Petitioner contends that the district court was following the 40% guideline found to be an abuse of discretion in Green v. Estelle, 649 F.2d 298 (5th Cir. 1981). We find the present case distinguishable from Green. In Green, the Fifth Circuit held that the district court abused its discretion by requiring a filing fee representing 40% of Green's total assets, where the total deposits in Green's prisoner account over the preceding year did not exceed $80 and the primary source of his income, his mother, had died. In the instant case, petitioner had $34.72 in his prisoner account at the time of the filing of his complaint. However, he had an average balance of $47 over the preceding six months, despite his claimed monthly purchases. More significantly, petitioner's affidavit made it clear that he receives between $240 and $600 a year from his mother and brother. Where there was no indication that this flow of support would stop, the district court did not abuse its discretion by requiring petitioner to pay the partial filing fee of $14 or else endure the consequence of dismissal of his action.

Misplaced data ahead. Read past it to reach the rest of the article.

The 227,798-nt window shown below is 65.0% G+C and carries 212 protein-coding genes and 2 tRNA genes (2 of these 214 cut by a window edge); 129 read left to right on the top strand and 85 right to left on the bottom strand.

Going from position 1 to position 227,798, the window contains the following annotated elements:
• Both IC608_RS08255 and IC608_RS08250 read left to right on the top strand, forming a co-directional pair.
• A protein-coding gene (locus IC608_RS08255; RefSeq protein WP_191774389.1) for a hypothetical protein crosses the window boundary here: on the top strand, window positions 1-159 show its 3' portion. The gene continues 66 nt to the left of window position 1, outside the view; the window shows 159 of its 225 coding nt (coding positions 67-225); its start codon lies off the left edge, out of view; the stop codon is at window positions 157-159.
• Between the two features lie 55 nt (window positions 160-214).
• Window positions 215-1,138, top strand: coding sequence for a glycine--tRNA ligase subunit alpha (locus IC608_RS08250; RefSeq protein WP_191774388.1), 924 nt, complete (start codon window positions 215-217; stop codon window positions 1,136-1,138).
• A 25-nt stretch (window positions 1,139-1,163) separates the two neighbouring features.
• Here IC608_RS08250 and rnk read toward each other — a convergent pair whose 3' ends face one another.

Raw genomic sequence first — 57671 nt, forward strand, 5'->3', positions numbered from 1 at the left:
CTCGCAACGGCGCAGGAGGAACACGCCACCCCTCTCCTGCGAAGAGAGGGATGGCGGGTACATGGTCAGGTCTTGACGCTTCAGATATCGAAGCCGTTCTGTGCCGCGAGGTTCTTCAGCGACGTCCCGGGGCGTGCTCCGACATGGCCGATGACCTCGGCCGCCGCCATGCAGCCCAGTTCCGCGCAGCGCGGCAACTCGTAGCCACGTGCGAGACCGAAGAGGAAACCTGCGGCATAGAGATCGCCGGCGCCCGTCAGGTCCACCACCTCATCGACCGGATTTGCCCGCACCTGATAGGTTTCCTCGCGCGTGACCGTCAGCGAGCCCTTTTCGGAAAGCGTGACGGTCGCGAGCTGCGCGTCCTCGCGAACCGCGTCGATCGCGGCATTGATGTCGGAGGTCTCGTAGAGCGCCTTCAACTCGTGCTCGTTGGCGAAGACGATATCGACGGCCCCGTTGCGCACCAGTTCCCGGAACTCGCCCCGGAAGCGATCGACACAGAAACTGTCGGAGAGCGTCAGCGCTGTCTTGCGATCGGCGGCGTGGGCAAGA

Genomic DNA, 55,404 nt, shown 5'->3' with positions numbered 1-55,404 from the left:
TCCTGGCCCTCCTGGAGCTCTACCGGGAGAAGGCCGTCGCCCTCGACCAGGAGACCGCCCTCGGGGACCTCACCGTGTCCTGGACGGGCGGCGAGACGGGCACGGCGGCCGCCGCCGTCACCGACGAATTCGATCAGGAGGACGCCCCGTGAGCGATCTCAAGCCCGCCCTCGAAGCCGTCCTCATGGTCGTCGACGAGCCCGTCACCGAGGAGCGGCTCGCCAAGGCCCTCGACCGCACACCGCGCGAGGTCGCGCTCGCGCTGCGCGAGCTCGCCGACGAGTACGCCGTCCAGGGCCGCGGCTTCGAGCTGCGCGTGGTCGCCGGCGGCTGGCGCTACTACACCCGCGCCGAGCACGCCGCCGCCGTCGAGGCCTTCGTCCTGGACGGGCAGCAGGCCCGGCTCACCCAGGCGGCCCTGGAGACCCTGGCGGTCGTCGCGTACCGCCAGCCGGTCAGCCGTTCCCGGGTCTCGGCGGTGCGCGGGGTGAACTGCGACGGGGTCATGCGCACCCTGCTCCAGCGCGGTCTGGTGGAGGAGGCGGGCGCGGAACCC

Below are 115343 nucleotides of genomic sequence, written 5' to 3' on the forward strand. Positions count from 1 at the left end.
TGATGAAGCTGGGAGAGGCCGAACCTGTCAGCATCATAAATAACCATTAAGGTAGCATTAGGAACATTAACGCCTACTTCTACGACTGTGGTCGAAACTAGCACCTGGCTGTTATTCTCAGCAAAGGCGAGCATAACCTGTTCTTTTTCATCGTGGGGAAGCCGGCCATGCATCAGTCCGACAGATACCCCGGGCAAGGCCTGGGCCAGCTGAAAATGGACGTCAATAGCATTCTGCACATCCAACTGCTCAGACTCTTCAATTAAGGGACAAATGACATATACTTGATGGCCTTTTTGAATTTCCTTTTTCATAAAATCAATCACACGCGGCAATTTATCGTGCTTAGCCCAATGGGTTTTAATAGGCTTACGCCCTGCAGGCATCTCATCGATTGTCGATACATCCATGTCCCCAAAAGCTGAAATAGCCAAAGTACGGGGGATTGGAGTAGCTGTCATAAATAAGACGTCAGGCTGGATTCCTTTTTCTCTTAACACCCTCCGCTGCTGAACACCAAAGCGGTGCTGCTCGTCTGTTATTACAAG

For the reasons stated above, the order of the district court, dismissing petitioner's complaint for failure to pay the partial filing fee, is AFFIRMED.

 1

The Collier opinion mistakenly refers to the plaintiff in that case as "defendant" in its last few paragraphs. We assume that the panel meant to list as a factor the litigation history of the in forma pauperis petitioner (plaintiff), not of the defendant